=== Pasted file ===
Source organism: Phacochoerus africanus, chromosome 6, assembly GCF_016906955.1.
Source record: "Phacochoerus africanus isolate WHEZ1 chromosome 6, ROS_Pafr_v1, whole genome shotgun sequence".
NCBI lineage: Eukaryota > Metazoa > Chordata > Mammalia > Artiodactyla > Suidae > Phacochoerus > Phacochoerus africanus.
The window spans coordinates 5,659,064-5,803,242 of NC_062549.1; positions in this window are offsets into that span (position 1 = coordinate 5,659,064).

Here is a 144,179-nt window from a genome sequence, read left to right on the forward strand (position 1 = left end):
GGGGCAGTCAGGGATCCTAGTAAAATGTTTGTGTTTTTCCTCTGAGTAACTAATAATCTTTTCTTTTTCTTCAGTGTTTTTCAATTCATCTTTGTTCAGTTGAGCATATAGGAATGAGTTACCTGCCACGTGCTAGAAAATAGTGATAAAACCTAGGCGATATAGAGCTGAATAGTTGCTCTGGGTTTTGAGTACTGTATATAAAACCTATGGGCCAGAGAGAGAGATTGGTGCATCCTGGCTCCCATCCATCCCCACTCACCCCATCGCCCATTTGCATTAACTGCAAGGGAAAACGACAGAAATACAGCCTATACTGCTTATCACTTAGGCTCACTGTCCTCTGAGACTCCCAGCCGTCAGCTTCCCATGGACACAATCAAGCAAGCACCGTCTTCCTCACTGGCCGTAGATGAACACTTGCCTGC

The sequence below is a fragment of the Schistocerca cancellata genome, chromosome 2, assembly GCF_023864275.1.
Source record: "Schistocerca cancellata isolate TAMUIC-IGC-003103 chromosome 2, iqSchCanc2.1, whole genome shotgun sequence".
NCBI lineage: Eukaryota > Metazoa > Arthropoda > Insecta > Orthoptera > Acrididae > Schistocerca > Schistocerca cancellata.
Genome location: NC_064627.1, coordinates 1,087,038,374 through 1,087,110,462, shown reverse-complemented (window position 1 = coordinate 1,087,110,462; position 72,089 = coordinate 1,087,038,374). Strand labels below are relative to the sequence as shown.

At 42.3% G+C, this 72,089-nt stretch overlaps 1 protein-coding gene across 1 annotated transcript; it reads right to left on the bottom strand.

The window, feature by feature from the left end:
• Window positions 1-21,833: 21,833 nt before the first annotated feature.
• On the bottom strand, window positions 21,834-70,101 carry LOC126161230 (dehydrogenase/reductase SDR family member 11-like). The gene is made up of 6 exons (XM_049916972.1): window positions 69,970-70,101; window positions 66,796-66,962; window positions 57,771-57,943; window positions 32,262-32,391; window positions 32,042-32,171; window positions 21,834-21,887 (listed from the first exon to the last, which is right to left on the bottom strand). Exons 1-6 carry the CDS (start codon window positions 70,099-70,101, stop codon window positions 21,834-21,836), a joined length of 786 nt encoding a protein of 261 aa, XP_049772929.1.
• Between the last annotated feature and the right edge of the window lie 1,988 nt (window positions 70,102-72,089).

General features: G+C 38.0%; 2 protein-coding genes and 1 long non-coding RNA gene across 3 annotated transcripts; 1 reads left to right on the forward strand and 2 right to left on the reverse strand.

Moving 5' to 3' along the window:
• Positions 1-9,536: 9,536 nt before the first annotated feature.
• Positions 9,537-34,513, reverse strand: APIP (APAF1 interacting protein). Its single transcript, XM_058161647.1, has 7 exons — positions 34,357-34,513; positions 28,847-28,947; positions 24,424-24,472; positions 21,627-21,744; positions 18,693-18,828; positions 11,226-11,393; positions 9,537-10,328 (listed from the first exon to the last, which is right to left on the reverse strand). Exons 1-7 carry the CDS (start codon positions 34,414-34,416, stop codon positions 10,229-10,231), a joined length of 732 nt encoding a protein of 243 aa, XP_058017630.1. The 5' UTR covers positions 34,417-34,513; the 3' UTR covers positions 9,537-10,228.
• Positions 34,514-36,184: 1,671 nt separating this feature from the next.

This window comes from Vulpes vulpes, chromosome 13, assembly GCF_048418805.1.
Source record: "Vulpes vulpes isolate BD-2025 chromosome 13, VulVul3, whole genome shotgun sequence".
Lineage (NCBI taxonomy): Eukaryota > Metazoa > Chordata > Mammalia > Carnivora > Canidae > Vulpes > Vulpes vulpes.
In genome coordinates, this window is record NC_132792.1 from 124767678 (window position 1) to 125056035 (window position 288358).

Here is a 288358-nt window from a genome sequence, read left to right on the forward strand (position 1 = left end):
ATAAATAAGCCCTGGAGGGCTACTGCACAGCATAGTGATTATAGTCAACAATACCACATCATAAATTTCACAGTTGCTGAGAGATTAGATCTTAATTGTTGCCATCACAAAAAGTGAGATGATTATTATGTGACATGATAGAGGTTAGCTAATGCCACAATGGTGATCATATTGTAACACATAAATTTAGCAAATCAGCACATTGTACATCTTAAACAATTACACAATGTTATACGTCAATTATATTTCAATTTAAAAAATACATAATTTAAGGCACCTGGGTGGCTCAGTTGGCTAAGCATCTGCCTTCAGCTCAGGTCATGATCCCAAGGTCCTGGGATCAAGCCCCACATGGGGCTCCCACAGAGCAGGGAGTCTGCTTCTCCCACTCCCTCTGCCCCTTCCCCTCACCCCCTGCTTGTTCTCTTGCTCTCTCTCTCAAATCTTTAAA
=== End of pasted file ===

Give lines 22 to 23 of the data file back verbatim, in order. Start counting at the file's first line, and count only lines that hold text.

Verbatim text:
Source record: "Vulpes vulpes isolate BD-2025 chromosome 13, VulVul3, whole genome shotgun sequence".
Lineage (NCBI taxonomy): Eukaryota > Metazoa > Chordata > Mammalia > Carnivora > Canidae > Vulpes > Vulpes vulpes.